Working as a secondary teacher in South Central Los Angeles brought some of the best times in my life. I gained a perspective from students that dispelled my assumptions about their thoughts and feelings. I remember when I first set foot on the middle school campus, fresh out of college and excited to begin my work in the classroom, I encountered a question that I had not anticipated. At least one student would ask daily for the first week, “Are you our real teacher?” I would answer their question with a question. “Whose name do you see written on your schedule?” “Hamilton”, they would respond. “I am Hamilton. And yes, I am your real teacher.” Read more
Kathleen M. Collins is an Assistant Professor of Language, Culture and Society in the College of Education at The Pennsylvania State University, University Park. Her program of research examines the contextual factors and interactional processes that contribute to school success and school failure. She is the author of Ability Profiling and School Failure: One Child’s Struggle to be Seen as Competent (2003, Routledge) and her work has appeared in Urban Education, Language, Speech, and Hearing Services in Schools, Learning Disabilities Quarterly, and English Journal. Her most recent research uses a multiple literacies framework to investigate the role of the arts in supporting children’s acquisition of content area literacies.
Each summer from the time I was 3 until I was 12 I spent two weeks alone with my maternal grandparents at their home in Carle Place, Long Island. For a girl growing up in western Massachusetts, Long Island was exciting. It was, after all, an island, and my grandparents lived in a close-knit Irish and Italian neighborhood where sharing talk, laughter, and home-grown produce over the backyard fence were regular occurrences. Read more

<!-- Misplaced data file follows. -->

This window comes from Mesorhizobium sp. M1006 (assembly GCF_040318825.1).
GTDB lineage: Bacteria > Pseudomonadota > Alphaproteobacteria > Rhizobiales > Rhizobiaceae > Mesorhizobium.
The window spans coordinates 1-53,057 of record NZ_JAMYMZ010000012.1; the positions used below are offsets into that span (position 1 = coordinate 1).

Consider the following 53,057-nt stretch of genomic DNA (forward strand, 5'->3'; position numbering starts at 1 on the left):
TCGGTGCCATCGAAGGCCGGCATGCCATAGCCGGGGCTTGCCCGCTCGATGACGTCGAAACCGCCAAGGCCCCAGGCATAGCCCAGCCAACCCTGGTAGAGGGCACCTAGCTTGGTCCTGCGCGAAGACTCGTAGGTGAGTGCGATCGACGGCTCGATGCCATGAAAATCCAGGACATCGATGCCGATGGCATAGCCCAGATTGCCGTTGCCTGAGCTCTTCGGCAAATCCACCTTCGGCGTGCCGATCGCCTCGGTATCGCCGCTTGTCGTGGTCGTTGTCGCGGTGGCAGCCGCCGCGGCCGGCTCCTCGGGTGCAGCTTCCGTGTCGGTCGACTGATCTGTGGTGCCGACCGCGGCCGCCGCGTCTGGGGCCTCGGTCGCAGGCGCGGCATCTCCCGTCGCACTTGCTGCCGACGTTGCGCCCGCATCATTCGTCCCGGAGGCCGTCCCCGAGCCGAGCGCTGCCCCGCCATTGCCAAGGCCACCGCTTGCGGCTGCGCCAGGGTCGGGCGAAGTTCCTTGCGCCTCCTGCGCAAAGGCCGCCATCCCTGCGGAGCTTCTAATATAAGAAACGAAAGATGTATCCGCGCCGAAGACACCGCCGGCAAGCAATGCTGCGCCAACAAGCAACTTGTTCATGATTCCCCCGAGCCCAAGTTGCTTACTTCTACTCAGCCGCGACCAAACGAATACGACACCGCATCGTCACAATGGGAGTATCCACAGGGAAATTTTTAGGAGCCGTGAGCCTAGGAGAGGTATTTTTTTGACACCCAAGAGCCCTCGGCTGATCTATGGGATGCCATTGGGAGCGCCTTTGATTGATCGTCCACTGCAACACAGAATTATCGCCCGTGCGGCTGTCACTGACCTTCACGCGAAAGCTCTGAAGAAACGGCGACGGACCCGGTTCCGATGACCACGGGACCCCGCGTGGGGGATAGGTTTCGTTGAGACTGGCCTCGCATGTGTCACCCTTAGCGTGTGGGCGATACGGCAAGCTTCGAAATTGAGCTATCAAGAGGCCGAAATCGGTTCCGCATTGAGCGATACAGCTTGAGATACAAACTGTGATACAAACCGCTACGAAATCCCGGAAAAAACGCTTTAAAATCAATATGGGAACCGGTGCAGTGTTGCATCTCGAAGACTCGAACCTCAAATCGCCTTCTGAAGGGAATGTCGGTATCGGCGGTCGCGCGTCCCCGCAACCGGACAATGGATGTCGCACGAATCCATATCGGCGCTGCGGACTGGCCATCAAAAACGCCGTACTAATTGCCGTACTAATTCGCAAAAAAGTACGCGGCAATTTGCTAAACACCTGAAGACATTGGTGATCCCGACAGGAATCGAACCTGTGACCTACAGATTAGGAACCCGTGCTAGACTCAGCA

Cynthia Lewis is Professor of Critical Literacy and English Education at the University of Minnesota. Her current research focuses on the relationship between digital media practices, social identities, and learning in urban schools. Cynthia’s books include Literary Practices as Social Acts: Power, Status, and Cultural Norms in the Classroom and Reframing Sociocultural Research: Identity, Agency, and Power (with Patricia Enciso and Elizabeth Moje). Both books were awarded the Edward Fry book Award from the National Reading Conference. She is past Co-Chair of the Research Assembly of the National Council of Teachers of English and has served on the executive board of the National Conference on Research on Language and Literacy.
Given persistent disparities in educational achievement and high school retention, there is an urgent need to understand processes that promote high school success in adolescents at risk for academic failure. An essential 21st Century skill set for all of our nation’s students includes the information and communication technology skills to allow for participation as creative and informed citizens as well as critical thinkers well versed in core subject area knowledge. In light of a pervasive digital divide, it is essential that schools provide the access, resources, knowledge, and skills that will allow all students to succeed academically in high school and beyond. Students from low-income households, who lack access to computers and the Internet in the home, need to acquire digital media practices in school. Read more
Robert Rueda is a professor in the area of Psychology in Education at the Rossier School of Education at the University of Southern California. His research has centered on the sociocultural basis of motivation, learning, and instruction, with a focus on reading and literacy in English learners, and students in at-risk conditions, and he teaches courses in learning and motivation. He recently served as a panel member on the National Academy of Science Report on the Overrepresentation of Minority Students in Special Education, and also served as a member of the National Literacy Panel (SRI International and Center for Applied Linguistics) looking at issues in early reading with English language learners.
When I was growing up, I ended up bedridden for a period of time. After endless days of watching cartoons, I was bored. Thankfully, a friend’s mother brought over a box of books which had been sitting in the attic which she had just cleaned out. I picked it up, and for the first time, was interested in reading without being required to. While I had the skill and knowledge to read, I had no reason or interest to do so.